1. Nobody with a felony record, severe mental illness, pending criminal charges, or place on the terrorist watch list is allowed to buy or carry guns within the United States. In addition to these restrictions, nobody under the age of 18 should be allowed to own a gun and nobody under the age of 15 should be allowed to operate a gun (even with parental consent/supervision).
  2. No guns are to be allowed in the following locations: Religious institutions, schools, government buildings, national parks, places where alcohol is sold/consumed, sports stadiums, large public gatherings, political rallies/voting location, or any areas which have large numbers of children (zoos, amusement parks, playgrounds, etc.).
  3. Before buying a gun, an individual must pass a psychiatric evaluation (with federal standards), and be certified competent in the safe handling of a firearm (identical to a driving test for the right to drive a car). The results of these tests will be confidential and not used in any capacity other than determining whether an individual has the ability to safely handle a firearm.
  4. The only guns which are legal for civilians within the United States are bolt-action rifles, scatter-guns (shotguns/bird-rifles), and non-automatic pistols (revolver or semi-automatic). Any individual seeking another type of gun may attempt to buy one, but only after submitting a written statement to the federal government, describing the exact purpose and need for such a firearm (ex. private security personnel may require assault weapons for overseas government contracts).
  5. All legally sold guns must have their barrel striations and firing pin imprints logged and registered to the government; any intentional alterations to these components should be a felony and result in an immediate loss of the right to carry a firearm.
  6. Straw-purchasing and the personal sale of firearms without disclosure to the government should be a felony. If a gun is stolen, the legal owner has 72 hours from the discovery of the theft to report it to the police, or they will lose their right to own a firearm for a minimum of a year and be subject to a fine.
  7. All ammunition sales should require identification and should be immediately reported to the government. In addition to this reporting, there should be caps on ammunition sales, both on the number of bullets which can be bought in a single instance and on the number of bullets which can be bought per year; gun ranges and professional shooters are exempt to these limits, but only after receiving a federal waiver.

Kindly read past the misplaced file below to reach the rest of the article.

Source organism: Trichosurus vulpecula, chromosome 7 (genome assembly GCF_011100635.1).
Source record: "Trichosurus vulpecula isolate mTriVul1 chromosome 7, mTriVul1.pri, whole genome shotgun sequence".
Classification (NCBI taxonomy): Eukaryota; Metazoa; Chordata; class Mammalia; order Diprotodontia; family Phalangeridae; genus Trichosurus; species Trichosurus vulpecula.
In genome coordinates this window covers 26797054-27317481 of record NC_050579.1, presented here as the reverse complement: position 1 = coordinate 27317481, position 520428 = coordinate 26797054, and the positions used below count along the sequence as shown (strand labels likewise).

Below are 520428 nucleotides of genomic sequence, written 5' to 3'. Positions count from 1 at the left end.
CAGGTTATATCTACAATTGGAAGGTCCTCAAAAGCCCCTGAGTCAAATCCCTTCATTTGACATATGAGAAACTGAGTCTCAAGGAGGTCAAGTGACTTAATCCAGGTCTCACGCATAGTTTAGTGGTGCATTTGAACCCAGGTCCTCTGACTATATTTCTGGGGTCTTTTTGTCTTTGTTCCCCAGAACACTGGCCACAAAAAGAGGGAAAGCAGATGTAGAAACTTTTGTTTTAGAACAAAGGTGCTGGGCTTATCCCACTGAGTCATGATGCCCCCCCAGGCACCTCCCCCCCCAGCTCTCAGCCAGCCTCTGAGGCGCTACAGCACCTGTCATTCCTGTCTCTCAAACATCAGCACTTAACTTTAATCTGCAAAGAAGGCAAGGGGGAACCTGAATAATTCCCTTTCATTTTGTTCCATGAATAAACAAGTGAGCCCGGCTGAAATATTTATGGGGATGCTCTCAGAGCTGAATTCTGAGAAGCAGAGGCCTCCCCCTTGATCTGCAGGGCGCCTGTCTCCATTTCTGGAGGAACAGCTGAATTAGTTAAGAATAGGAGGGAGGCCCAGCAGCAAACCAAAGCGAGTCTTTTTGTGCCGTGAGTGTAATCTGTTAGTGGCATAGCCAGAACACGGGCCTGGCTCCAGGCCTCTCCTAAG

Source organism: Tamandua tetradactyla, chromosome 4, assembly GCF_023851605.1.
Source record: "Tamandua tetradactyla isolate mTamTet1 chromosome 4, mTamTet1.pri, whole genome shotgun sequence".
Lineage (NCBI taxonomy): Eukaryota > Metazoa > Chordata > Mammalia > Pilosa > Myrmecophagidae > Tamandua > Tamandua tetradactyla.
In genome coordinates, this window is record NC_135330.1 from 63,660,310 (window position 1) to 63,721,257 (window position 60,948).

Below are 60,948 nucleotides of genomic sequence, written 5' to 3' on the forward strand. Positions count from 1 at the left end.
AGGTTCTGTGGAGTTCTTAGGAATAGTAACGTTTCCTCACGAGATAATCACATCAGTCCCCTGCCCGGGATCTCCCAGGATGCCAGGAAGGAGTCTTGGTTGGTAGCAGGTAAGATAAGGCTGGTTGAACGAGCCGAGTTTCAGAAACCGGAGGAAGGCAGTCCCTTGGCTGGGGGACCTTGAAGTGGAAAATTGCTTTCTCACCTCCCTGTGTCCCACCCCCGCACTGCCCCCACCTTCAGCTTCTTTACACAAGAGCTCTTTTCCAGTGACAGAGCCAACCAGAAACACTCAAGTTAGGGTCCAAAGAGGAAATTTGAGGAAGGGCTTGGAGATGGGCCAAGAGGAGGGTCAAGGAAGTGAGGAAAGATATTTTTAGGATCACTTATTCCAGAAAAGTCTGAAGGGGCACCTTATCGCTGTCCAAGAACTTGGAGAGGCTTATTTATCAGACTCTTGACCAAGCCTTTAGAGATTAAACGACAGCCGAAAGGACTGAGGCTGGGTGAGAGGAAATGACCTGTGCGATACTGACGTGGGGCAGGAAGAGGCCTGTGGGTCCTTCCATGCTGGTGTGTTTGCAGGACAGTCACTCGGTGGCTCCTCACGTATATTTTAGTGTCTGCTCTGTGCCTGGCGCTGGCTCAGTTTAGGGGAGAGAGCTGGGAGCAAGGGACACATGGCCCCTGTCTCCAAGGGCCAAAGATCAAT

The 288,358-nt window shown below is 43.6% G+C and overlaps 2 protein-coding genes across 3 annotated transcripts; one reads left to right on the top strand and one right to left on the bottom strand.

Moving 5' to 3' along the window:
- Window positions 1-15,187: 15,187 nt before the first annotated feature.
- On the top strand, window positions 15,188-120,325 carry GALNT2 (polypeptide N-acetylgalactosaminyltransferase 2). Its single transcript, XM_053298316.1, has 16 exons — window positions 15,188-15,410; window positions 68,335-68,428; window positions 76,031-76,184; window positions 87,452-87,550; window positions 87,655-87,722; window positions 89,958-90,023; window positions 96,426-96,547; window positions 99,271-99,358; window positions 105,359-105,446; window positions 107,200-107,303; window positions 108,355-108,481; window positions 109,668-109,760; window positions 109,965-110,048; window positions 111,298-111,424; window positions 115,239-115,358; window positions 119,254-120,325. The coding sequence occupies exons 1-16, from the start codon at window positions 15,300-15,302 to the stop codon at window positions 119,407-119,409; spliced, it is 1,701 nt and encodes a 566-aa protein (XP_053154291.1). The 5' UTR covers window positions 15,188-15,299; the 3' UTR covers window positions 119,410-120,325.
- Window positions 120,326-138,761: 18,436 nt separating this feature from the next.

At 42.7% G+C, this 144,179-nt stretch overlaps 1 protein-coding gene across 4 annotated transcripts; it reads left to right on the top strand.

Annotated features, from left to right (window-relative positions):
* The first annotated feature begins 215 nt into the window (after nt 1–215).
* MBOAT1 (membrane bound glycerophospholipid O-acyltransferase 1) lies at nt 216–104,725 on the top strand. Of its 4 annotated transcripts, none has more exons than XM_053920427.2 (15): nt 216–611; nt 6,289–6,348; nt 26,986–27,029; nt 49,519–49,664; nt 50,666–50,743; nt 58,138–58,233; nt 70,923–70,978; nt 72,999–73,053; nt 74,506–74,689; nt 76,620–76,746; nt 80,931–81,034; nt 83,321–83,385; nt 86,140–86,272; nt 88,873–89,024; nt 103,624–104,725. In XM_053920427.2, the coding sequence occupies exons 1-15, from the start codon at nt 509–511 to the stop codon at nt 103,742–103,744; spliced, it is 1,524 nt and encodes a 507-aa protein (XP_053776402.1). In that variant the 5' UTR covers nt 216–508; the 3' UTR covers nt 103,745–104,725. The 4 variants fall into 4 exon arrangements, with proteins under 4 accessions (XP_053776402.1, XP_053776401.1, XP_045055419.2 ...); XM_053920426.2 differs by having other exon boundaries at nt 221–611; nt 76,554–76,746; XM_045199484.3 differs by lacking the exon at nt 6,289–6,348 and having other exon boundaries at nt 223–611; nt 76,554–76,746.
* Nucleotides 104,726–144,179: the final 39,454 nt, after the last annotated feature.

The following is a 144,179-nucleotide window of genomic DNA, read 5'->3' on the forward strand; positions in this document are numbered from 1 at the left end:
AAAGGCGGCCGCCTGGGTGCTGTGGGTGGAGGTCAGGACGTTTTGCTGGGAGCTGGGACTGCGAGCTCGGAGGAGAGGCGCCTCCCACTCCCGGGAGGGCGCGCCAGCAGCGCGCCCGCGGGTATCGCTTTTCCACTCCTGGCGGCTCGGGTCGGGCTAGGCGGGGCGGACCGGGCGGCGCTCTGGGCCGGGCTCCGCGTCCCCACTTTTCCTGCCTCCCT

8. No extended magazines or specialty ammunition are to be allowed for civilian use (tracer, explosive, sabot, etc.); a waiver can be obtained for this restriction, but only after a written application is submitted to the government, and the individual has been certified in the safe handling of the ammunition (ex. if a movie crew wants to use tracer rounds for a scene).
  9. Without receiving a federal waiver, no individual may own more than three of a single category of firearm (sidearm, rifle, or scatter-gun), putting a cap of nine guns for each individual. If an individual wishes to obtain more than three of a single category of gun (hunters, collectors, etc.), they must be evaluated and approved by the federal government.
  10. When storing a firearm, it must have a trigger-lock (fingerprint based, if possible) or be stored in a secure location (locking drawer, lockbox, safe, etc.). Any violation of this regulation which is discovered by authorities will result in a fine or loss of the right to own a gun for a period of time.

In order to ensure that there is no race to the bottom for gun control, these regulations should be based in the federal government. Any state which wished to further restrict gun rights should have the right to do so, but the above regulations should create the federal baseline for American gun laws.

I am under no delusion that my suggested gun-laws are politically feasible but would hope that our politicians can disregard the NRA for long enough to get some of them passed.